How Does Your Garden Grow?

It's the White House garden -- year two

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    NEWSLETTERS

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    WASHINGTON - MARCH 31: U.S. first lady Michelle Obama (3L) plants seedlings with schoolchildren from Bancroft and Hollin Meadows Elementary Schools during the annual Spring Garden Planting event held in the White House Kitchen Garden March 31, 2010 in Washington, DC. Mrs. Obama sponsors the event to teach children the importance of eating healthy foods and to encourage children to spend time outdoors. (Photo by Win McNamee/Getty Images)

    Spring is in the air, and a new vegetable garden is at the White House.

    For the second year in a row, first lady Michelle Obama enlisted the help of local elementary school students to plant broccoli, rhubarb and other veggies on the South Lawn.

    Kids from Bancroft Elementary School in Northwest, along with students from Hollin Meadows Elementary School in Alexandria, Va.,  joined the first lady in getting their hands dirty Wednesday.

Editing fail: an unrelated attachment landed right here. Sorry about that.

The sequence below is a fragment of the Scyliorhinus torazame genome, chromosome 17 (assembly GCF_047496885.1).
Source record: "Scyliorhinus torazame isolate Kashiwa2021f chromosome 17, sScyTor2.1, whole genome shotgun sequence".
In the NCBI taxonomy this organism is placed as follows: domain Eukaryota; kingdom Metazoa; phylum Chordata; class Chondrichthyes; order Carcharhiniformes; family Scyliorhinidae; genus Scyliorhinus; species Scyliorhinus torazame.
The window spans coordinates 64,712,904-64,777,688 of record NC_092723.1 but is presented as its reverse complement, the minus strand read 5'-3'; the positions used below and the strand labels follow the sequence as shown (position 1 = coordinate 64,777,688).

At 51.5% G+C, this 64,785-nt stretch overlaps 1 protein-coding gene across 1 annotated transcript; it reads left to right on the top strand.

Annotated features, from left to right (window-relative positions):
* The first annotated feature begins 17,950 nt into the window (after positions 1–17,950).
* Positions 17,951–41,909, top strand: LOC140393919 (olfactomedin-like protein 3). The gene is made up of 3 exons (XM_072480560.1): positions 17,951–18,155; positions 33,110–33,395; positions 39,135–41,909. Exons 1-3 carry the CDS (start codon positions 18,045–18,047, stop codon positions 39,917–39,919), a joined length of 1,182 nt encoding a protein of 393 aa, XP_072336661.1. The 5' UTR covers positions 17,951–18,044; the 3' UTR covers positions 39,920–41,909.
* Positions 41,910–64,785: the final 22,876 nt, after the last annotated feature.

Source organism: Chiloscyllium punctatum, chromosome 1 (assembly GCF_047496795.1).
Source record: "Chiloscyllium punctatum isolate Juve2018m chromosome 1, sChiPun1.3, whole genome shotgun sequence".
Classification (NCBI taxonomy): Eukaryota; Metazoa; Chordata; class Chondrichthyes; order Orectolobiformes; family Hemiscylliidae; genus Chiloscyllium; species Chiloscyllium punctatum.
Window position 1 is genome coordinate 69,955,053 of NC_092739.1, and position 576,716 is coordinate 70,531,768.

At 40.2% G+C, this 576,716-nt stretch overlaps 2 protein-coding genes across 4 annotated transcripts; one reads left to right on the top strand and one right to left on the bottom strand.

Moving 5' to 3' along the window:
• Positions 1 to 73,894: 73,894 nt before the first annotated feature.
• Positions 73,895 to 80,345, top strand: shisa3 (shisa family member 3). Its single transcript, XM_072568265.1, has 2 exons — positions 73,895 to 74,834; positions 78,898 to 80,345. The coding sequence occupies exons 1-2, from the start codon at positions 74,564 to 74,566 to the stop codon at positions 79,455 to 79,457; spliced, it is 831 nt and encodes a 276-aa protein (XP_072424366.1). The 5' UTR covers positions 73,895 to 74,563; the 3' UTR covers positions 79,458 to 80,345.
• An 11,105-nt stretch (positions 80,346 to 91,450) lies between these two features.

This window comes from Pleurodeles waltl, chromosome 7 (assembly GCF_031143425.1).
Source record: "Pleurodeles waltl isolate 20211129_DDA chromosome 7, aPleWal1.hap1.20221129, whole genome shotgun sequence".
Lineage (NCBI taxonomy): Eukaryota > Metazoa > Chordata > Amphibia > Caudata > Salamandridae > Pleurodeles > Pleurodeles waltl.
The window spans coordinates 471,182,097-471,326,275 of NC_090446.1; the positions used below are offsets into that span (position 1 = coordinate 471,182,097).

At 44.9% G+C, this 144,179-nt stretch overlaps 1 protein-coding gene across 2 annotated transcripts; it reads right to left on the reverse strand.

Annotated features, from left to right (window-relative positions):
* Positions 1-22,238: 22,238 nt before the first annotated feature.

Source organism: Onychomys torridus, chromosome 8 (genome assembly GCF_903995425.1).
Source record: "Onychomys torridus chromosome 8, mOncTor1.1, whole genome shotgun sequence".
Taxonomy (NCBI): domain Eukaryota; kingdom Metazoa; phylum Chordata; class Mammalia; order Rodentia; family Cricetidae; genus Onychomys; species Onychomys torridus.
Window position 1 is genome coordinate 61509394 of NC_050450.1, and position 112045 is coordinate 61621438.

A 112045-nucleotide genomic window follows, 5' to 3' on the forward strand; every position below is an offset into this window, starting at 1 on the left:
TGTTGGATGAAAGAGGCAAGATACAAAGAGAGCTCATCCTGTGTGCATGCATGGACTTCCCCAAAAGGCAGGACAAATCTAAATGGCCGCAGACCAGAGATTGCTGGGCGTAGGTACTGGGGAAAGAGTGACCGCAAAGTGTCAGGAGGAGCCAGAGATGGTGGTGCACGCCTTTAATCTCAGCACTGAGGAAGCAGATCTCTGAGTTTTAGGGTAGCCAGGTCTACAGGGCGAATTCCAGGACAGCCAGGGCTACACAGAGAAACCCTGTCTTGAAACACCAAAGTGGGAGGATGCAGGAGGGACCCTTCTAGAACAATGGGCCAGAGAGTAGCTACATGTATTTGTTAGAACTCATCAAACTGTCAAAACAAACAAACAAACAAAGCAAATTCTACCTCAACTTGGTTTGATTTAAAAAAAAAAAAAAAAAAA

"It’s getting a little hot now," she told them, "but it’s good digging in the dirt, getting a little dirty, getting dirt under your nails."

    Obama said that 1,000 pounds of food were harvested from the first garden on the South Lawn, feeding White House visitors, as well as people at nearby homeless shelters.

    And good food wasn't the only fruit of that labor. The garden started a national conversation about healthy eating, she said.

    "Everybody is talking about that garden, not just here in Washington, not just here in the United States, but all over the world," the First Lady said. "And we've been able to start thinking about things like getting kids to try new foods that they've never tried, vegetables that they've never had."

    This year's White House garden has expanded 400 square feet to a new total of 1,500 square feet and will have four new additions: bok choy, white cauliflower, artichokes and mustard greens.